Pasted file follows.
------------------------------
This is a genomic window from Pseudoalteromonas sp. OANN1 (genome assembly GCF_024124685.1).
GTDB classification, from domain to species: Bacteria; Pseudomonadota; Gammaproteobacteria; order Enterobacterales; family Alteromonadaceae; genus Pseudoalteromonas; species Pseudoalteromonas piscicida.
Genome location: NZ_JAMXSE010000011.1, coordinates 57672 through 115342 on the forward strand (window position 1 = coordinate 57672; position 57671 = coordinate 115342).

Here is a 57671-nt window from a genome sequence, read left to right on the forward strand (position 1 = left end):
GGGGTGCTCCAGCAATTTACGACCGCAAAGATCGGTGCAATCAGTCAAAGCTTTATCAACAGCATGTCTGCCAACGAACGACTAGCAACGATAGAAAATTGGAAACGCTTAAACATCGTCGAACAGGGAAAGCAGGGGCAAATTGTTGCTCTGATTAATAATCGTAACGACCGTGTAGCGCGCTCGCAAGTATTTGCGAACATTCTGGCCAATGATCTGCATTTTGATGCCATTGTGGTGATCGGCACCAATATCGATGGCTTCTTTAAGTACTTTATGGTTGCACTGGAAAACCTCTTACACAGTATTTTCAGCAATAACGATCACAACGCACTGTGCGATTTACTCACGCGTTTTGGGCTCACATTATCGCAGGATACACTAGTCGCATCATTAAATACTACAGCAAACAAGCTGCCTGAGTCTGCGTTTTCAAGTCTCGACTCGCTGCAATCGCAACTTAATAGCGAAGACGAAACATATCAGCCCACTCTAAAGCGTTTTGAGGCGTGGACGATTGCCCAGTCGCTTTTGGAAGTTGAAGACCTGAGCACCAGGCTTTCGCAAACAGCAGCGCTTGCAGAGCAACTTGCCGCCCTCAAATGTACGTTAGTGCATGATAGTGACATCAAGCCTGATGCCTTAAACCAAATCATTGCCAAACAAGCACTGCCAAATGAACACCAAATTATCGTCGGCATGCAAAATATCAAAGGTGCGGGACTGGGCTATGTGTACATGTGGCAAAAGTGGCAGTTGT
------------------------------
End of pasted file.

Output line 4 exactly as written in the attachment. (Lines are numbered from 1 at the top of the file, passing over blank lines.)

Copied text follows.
Here is a 57671-nt window from a genome sequence, read left to right on the forward strand (position 1 = left end):